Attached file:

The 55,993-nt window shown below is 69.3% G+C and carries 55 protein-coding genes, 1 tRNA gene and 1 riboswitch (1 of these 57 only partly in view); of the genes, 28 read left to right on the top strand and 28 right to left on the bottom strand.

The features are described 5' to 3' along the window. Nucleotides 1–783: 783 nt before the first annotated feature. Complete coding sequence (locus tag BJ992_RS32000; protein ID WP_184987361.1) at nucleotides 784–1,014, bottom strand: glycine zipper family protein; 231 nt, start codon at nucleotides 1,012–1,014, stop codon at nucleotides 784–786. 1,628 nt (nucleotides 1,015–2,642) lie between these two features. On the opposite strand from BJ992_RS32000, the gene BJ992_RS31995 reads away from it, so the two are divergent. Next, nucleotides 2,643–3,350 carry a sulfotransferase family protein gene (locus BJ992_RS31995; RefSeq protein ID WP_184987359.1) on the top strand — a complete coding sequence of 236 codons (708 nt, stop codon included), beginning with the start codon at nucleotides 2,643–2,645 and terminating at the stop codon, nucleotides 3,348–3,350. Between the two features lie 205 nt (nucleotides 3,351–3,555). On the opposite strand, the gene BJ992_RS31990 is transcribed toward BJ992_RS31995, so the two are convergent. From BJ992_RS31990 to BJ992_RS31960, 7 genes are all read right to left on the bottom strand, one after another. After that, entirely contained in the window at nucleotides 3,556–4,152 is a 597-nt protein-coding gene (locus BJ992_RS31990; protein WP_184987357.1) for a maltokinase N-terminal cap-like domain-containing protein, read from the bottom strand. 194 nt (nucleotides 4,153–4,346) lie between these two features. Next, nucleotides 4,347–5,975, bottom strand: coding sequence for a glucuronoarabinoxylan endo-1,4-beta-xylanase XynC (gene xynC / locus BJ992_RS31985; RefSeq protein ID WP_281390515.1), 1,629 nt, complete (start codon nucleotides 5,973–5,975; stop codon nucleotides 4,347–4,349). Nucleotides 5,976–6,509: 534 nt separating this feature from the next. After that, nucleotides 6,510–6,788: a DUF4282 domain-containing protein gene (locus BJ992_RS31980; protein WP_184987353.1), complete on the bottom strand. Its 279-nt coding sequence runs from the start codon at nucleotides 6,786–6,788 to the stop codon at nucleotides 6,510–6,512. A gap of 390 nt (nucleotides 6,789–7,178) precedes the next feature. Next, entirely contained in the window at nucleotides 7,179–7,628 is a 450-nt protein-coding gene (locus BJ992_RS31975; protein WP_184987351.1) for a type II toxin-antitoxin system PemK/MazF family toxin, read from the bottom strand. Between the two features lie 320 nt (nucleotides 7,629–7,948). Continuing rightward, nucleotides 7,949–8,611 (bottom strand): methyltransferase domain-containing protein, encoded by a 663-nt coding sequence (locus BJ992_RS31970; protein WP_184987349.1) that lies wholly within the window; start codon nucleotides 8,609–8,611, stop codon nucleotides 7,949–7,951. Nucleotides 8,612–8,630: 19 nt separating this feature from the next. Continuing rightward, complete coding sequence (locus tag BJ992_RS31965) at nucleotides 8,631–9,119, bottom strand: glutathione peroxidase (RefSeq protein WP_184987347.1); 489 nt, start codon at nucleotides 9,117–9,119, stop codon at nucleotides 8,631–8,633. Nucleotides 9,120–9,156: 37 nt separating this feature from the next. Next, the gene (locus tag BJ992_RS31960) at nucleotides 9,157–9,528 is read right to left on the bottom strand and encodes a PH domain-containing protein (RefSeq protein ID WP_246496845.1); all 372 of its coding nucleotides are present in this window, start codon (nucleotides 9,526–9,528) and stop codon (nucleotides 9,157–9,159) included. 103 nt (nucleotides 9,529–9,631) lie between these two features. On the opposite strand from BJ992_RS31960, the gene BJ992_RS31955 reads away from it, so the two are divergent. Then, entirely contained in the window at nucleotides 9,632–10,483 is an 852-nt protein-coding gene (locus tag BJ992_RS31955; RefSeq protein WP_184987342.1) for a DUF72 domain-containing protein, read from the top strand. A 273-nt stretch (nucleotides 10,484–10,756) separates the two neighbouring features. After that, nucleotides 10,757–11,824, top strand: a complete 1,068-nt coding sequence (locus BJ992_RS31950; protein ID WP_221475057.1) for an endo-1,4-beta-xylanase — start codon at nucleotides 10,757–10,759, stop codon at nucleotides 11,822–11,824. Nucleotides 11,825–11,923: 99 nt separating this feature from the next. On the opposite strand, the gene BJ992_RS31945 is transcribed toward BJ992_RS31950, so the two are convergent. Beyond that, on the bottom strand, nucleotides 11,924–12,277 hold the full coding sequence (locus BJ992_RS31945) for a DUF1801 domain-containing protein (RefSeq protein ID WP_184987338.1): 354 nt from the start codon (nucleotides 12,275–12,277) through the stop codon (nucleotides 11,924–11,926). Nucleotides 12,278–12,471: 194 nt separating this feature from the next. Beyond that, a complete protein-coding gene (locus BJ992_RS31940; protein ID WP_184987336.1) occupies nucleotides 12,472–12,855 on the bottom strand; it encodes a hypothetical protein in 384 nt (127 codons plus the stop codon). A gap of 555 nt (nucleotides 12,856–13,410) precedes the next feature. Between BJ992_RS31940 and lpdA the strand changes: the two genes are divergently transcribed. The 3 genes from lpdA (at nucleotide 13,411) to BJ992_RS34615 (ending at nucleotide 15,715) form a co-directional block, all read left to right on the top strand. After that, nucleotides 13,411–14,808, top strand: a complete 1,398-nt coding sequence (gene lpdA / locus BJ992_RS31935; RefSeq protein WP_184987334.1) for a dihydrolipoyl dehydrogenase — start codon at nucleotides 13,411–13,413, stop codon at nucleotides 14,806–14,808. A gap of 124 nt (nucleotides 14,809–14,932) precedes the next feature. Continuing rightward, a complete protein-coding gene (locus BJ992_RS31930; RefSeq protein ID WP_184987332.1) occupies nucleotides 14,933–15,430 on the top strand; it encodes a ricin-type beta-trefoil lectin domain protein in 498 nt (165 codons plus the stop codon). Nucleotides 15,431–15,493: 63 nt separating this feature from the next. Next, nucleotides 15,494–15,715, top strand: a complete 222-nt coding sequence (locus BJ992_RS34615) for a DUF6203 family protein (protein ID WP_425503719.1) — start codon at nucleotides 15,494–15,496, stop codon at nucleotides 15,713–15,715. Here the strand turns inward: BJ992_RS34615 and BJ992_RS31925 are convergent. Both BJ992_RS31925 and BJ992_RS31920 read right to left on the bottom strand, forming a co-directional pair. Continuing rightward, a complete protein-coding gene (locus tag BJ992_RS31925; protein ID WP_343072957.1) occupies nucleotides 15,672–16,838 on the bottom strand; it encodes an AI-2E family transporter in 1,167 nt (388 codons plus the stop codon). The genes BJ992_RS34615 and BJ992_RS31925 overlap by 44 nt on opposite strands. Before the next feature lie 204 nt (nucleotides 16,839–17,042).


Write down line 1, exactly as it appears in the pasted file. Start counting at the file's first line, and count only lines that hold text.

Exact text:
The 55,993-nt window shown below is 69.3% G+C and carries 55 protein-coding genes, 1 tRNA gene and 1 riboswitch (1 of these 57 only partly in view); of the genes, 28 read left to right on the top strand and 28 right to left on the bottom strand.